A star faculty task force designed this online MBA and decided it would provide an integrated curriculum, five courses with a combination of faculty discussing a particular business perspective or challenge each semester. Within each of those courses, data analytics and management communication are integral to the content. That is unlike any other program where courses would be standalone. This is a unique and exciting way to engage with this audience of students. In addition to learning fundamental business theories and cases, students will examine social media. They will look at cases that deal with digital marketing and digital issues of web priority, security, and privacy—real decisions that are happening now within international businesses. That’s a different approach than what we have in the residential courses.
Evo: Having recently launched an online MBA, what were some of the challenges you faced in developing the new program and getting approval for that program and how did you overcome them?
SC: It has been a three-year process: we didn’t rush into this. When the dean and his cabinet decided that Marshall would increase online learning, we had to meet with many faculty members. We had many group discussions, created a faculty advisory committee, asked our faculty technology committee members to test some of the technology, provided an all-faculty meeting, created a curriculum task force, and met with department chairs. We met with advisory board and business focus groups. We established three other online masters and assessed the student and faculty learning as well as the technology. The task force determined the desired student outcomes and developed program and course maps. We developed the online MBA prudently. Ultimately, we successfully received USC curriculum approval.
Concurrently, we had to build our staff to support an excellent MBA online program and three other online programs. We did a reorganization of our IT group, re-assigned a couple of people and put them into the online team and hired instructional designers and production experts to build these courses. We also talked to and learned from all the schools at USC and some of our peer institutions that have online programs. People are good about saying, “This is an important learning step for all of us” and sharing their best practices.
We’re doing online learning both residentially and as distance learning. What we’ve been thrilled to find out is that each of the faculty whom we’ve worked with have said that they are better teachers as a result of the process that they’ve gone through. Many use some of the asynchronous materials in their residential courses; some have created flipped classes. Most faculty are content experts, but weren’t always taught how to teach effectively. Some people are gifted and do it well; others can learn how to be better.
Evo: How do you see the new online MBA program co-existing with the local executive program (operating out of Southern California) and the Global EMBA?
SC: These programs will co-exist comfortably. They all offer excellent programs. But Marshall can’t ignore online teaching in order to remain global and to claim it’s innovative. There’s a gap in that thought process. If one doesn’t join the global movement for online learning, then one isn’t innovative.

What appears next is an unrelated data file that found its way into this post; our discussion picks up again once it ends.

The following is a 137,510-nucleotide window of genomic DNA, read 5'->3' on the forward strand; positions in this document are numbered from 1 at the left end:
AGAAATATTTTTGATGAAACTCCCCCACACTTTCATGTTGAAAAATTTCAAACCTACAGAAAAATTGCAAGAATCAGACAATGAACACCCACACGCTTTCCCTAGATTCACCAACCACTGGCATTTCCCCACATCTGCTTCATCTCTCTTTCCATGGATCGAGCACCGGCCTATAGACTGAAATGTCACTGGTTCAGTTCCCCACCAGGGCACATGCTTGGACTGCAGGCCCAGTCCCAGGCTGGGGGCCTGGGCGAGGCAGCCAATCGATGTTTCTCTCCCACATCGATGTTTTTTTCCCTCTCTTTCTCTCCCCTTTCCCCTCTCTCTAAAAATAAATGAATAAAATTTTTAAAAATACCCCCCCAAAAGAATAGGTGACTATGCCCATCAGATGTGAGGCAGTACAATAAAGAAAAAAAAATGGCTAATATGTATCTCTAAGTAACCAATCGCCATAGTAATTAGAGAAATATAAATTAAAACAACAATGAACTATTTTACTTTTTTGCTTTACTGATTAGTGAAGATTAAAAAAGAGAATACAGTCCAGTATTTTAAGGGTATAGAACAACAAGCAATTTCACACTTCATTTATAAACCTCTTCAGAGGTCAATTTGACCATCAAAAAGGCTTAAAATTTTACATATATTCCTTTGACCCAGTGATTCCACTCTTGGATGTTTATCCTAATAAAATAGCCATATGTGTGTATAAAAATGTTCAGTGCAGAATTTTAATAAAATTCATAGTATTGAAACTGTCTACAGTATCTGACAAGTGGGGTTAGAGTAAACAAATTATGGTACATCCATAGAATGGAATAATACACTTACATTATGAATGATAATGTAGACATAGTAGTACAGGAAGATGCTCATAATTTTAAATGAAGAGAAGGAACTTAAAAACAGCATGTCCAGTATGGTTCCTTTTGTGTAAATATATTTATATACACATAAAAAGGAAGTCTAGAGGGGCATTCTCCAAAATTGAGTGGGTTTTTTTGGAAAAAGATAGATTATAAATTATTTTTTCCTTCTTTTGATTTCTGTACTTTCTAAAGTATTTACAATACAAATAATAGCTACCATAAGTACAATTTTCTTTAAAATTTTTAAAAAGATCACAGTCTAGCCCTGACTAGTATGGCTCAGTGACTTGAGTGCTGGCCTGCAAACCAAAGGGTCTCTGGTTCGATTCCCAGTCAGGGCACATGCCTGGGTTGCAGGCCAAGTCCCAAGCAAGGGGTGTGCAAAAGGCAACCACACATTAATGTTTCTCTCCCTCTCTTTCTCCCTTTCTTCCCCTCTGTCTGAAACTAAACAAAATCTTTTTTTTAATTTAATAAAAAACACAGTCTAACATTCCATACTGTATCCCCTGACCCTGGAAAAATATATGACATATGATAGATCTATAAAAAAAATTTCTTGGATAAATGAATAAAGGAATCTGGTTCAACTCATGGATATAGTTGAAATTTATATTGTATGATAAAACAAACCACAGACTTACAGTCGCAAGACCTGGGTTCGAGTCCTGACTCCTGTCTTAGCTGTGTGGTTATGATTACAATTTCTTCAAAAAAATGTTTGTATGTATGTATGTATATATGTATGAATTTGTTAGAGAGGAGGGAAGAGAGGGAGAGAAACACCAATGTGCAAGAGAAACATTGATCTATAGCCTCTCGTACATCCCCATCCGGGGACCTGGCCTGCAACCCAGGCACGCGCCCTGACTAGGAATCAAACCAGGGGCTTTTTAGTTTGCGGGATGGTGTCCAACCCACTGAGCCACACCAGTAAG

The online MBA will never take away the roughly 500 people who want to learn in our residential settings. We know, however, that more qualified students want a Marshall education delivered in another medium. Those others will join our alumni when they graduate from this online program. We are a global school, but we can’t ask someone to come here two nights a week on an airplane. Now they can learn from Marshall faculty and students on their computer or mobile device wherever they live or travel.
Evo: Is there anything you’d like to add about the process of getting the online MBA from concept to reality and discussing the balancing act between operating branch campuses and online programs in order to attract a global audience?
SC: You have to design this whole long-range project step by step. We made those decisions over three years. We didn’t rush into it.
You’ve heard about the curriculum development, faculty education and the technology decisions. One other important decision: We wanted to have an in-house team working with the faculty rather than hiring an external partner to develop courses. We decided to retain our intellectual property and support, and train with people our faculty know. That in-house team works with our faculty to map the program, measure student outcomes, and integrate the curriculum.
Ultimately, Marshall wants to offer high-quality education opportunities to students who want to learn on a campus and to those who don’t seek a residential education. We know that there are many highly qualified prospects in the world that would like a Marshall MBA, and we want to offer them multiple delivery options to obtain it.
This interview has been edited for length.
How using modern eCommerce principles drives revenue in Continuing Education
Author Perspective: Administrator, Business Schools